By Adam Hensley
Iowa’s offense was hit or miss last season, but when it was clicking, it was sure hard to stop — just ask Ohio State.
One of Iowa’s focal points — tight end Noah Fant — will try to make a leap in production in his third season with the program. Fant caught 30 passes last season, totaling 494 yards and a team-leading 11 touchdowns — a breakthrough season for the hybrid player in offensive coordinator Brian Ferentz’s system.
But there’s always room to improve, both when it comes to blocking and receiving.
“I can definitely get better in the run game — I always want to improve my run blocking,” he said. “That’s something I try to focus on, the finer techniques of different ways you can block.
“As far as running routes, I want to get my routes more crisp than they were last season.”
Last season, Ferentz said having a player such as Fant in the system is so valuable. The coordinator could move him all over the field — split out wide, in the slot, on the line of scrimmage — in an effort to keep opposing defenses guessing.
“My thing is, I like being all over the field,” Fant said. “I like being split out, I like being on the line … it varies the offense, and it gives the defense different looks as far as what we’re going to do. I wouldn’t say I like being out in the slot more than I like being in the line because they’re both my natural positions … I do like the variability in our offense.”
It’s safe to assume Fant will appear all over the field this coming season, because he possesses the speed to burn linebackers and the physicality to muscle with defensive backs.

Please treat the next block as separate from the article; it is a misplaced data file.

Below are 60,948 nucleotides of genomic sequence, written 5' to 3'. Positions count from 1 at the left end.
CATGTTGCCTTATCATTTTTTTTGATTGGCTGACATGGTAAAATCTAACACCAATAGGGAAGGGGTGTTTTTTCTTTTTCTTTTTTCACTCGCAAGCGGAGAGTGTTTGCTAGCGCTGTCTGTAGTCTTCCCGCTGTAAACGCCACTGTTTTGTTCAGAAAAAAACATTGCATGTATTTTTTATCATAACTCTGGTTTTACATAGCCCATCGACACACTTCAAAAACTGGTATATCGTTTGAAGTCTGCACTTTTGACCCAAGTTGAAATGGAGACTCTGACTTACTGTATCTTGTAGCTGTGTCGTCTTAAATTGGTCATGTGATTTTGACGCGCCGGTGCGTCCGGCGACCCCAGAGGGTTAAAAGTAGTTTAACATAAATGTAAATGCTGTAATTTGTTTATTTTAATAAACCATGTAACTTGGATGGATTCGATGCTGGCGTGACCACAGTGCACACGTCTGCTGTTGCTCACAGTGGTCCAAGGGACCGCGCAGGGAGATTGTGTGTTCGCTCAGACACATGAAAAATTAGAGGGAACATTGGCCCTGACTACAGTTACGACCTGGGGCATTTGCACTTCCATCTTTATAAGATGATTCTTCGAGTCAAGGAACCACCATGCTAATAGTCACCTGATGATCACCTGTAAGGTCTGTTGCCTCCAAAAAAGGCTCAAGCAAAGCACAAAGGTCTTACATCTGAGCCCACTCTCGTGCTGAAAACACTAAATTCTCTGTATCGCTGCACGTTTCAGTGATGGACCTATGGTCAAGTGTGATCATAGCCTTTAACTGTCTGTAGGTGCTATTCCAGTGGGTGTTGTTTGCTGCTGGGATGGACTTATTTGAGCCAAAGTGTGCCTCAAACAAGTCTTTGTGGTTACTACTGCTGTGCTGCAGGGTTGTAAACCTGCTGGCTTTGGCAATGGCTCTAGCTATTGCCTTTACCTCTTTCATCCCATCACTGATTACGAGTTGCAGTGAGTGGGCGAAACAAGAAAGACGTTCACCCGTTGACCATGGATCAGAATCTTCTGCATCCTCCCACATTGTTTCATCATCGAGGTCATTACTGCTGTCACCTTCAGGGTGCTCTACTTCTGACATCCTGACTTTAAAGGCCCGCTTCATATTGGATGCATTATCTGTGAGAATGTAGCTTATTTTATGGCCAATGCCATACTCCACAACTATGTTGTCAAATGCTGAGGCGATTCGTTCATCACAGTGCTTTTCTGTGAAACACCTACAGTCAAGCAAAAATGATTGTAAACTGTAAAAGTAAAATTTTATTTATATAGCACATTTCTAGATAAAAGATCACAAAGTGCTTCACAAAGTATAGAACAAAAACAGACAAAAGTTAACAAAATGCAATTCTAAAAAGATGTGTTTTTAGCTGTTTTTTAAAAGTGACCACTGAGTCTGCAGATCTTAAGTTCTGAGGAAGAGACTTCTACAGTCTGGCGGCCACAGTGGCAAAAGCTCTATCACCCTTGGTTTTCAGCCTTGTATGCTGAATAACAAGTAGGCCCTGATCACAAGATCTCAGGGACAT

Fant said that since Iowa’s postseason concluded, he’s worked to build strength while maintaining his speed, which is easier said than done.
“I knew I needed to get bigger,” Fant said. “I needed to keep gaining weight, but it’s a process, and I didn’t want to put too much weight on with losing speed. All the credit goes to our strength program.”
Fant is currently listed at 241 pounds.
Year two of Brian Ferentz
Last season in year No. 1 of Ferentz directing the offense, the Hawkeye aerial attack scored 27 touchdowns, and the ground game scored 17 times.
Despite inconsistencies, there was a noticeable difference under the new coordinator, specifically with quarterback Nate Stanley, who enters his second season under center after finishing one touchdown shy of tying the single-season school record.
The consensus remains that with one season under their belts, the Hawkeyes are having an easier time grasping Ferentz’s system.
“You don’t have to relearn a language … it’s all familiar stuff,” Stanley said. “The installing has been a lot easier for a lot of guys. Just continuing to understand the concepts of why we’re doing what we’re doing has come a lot easier … Everything’s intertwined, whether it be a receiver or the offensive line.”
Stanley noted that he’s had more freedom in the offense this offseason.